While labour relations in the country have entered a period of relative calm, fears remain that the truce remains at risk.
JOHANNESBURG (MINEWEB) – Labour relations in South Africa have entered a period of relative calm in recent weeks, but the uneasy truce that exists between workers and their employers is at risk from a host of simmering tensions.
Normality has to a large extent returned to South Africa’s mining industry following the sector wide strikes which have shut the majority of the country’s biggest platinum and gold producing shafts for more than a month. Gold miners like AngloGold Ashanti and Gold Fields report the ramp-up process is largely going according to plan with no interruptions.
Similarly, the mass gatherings and often violent protests around the platinum mines of the North West province seem to have quietened down, while some mining bosses say they’re looking forward to a new era of multi-union relations.
But, some trouble spots remain. Kumba Iron Ore’s Sishen mine in the Northern Cape is, according to company spokesperson Gert Schoeman, still plagued by some no-shows and intimidation. Frans Baleni, general secretary of the National Union of Mineworkers (NUM), said independent working committees continue to make daily demands at Anglo American Platinum and Impala Platinum, affecting the companies’ respective ability to ramp-up or operate at full capacity.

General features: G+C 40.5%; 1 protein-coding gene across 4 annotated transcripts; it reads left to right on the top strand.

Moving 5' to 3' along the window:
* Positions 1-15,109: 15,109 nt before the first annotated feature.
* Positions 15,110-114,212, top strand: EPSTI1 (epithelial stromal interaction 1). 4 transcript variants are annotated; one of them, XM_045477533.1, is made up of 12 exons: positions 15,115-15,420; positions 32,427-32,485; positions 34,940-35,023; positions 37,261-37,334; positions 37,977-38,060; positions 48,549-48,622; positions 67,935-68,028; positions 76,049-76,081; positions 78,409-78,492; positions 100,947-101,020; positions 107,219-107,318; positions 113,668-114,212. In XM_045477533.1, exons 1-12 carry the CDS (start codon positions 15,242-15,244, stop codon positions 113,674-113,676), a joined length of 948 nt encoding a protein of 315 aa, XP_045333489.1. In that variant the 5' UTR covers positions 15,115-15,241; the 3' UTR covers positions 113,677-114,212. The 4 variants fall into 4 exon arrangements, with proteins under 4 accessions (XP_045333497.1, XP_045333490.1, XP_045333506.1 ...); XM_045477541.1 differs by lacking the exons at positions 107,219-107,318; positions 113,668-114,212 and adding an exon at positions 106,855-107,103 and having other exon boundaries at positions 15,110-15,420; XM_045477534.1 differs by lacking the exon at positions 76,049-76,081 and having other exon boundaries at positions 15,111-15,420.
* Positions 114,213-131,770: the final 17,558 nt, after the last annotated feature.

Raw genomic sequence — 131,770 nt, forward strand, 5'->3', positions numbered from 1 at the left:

The peace is also being tested by a number of Section 189 notices – the official process to communicate likely retrenchments in accordance with South Africa’s labour laws – issued by the likes of Lonmin, Gold One International and Village Main Reef.
There is a fear though that workers’ desire to take some money home for Christmas may be the biggest factor to keep a lid on further unrest for the time being.
Baleni, who last week had an audience with the investment community in London, told the Financial Times there were no guarantees for a lasting peace. On Tuesday, he told Mineweb a mismatch between the expectations raised by strike leaders and the realised increments in wages could be a trigger for further unrest.
“Some of the workers were misled by the promises that was made [by strike leaders],” Baleni said. “What they were told didn’t materialise and they could come back to demand delivery on the promises.”
Similarly, he said, assumptions from workers on what may come from the new round of wage talks scheduled for 2013 for both gold and platinum producers might not be in line with what the employers could eventually afford.
Some of Baleni’s views were echoed in a research report published by JPMorgan Cazenove in October, which said the unrest and sporadic strikes could continue for at least another six to 12 months. Written by analyst James Wellstead, the firm said factionalism within South Africa’s ruling ANC party and tripartite alliance was another factor driving the strikes, and wouldn’t be resolved by the outcome of the leadership contest scheduled for December in Mangaung.
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